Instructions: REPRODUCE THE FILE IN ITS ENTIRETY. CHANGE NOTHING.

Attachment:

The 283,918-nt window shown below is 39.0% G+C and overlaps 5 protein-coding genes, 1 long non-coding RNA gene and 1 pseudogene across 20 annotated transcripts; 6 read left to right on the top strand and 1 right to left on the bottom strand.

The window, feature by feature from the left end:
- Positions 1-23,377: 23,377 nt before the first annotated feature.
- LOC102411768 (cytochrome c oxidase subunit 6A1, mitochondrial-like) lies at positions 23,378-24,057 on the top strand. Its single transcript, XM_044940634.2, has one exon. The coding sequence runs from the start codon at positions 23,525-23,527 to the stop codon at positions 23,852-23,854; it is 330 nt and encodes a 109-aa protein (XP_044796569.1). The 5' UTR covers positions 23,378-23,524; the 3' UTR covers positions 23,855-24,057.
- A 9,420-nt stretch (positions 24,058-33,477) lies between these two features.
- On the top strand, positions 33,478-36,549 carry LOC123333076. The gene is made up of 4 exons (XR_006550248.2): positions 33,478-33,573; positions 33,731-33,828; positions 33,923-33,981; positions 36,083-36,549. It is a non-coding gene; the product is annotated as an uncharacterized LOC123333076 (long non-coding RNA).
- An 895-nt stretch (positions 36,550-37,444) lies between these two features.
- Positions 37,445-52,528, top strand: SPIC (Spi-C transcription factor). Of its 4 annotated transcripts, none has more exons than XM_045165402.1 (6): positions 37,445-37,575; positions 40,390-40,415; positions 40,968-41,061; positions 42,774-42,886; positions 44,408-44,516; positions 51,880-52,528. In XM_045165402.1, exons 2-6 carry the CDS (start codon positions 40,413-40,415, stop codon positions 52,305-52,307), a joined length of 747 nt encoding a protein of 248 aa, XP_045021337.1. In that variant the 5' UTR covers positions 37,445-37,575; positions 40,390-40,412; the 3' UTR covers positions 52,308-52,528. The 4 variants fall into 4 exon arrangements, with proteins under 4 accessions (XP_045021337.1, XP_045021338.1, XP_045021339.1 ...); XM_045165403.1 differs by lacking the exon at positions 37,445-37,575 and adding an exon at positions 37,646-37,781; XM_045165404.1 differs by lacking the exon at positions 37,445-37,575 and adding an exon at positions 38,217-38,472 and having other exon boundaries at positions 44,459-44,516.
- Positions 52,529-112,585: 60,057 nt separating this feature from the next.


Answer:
The 283,918-nt window shown below is 39.0% G+C and overlaps 5 protein-coding genes, 1 long non-coding RNA gene and 1 pseudogene across 20 annotated transcripts; 6 read left to right on the top strand and 1 right to left on the bottom strand.

The window, feature by feature from the left end:
- Positions 1-23,377: 23,377 nt before the first annotated feature.
- LOC102411768 (cytochrome c oxidase subunit 6A1, mitochondrial-like) lies at positions 23,378-24,057 on the top strand. Its single transcript, XM_044940634.2, has one exon. The coding sequence runs from the start codon at positions 23,525-23,527 to the stop codon at positions 23,852-23,854; it is 330 nt and encodes a 109-aa protein (XP_044796569.1). The 5' UTR covers positions 23,378-23,524; the 3' UTR covers positions 23,855-24,057.
- A 9,420-nt stretch (positions 24,058-33,477) lies between these two features.
- On the top strand, positions 33,478-36,549 carry LOC123333076. The gene is made up of 4 exons (XR_006550248.2): positions 33,478-33,573; positions 33,731-33,828; positions 33,923-33,981; positions 36,083-36,549. It is a non-coding gene; the product is annotated as an uncharacterized LOC123333076 (long non-coding RNA).
- An 895-nt stretch (positions 36,550-37,444) lies between these two features.
- Positions 37,445-52,528, top strand: SPIC (Spi-C transcription factor). Of its 4 annotated transcripts, none has more exons than XM_045165402.1 (6): positions 37,445-37,575; positions 40,390-40,415; positions 40,968-41,061; positions 42,774-42,886; positions 44,408-44,516; positions 51,880-52,528. In XM_045165402.1, exons 2-6 carry the CDS (start codon positions 40,413-40,415, stop codon positions 52,305-52,307), a joined length of 747 nt encoding a protein of 248 aa, XP_045021337.1. In that variant the 5' UTR covers positions 37,445-37,575; positions 40,390-40,412; the 3' UTR covers positions 52,308-52,528. The 4 variants fall into 4 exon arrangements, with proteins under 4 accessions (XP_045021337.1, XP_045021338.1, XP_045021339.1 ...); XM_045165403.1 differs by lacking the exon at positions 37,445-37,575 and adding an exon at positions 37,646-37,781; XM_045165404.1 differs by lacking the exon at positions 37,445-37,575 and adding an exon at positions 38,217-38,472 and having other exon boundaries at positions 44,459-44,516.
- Positions 52,529-112,585: 60,057 nt separating this feature from the next.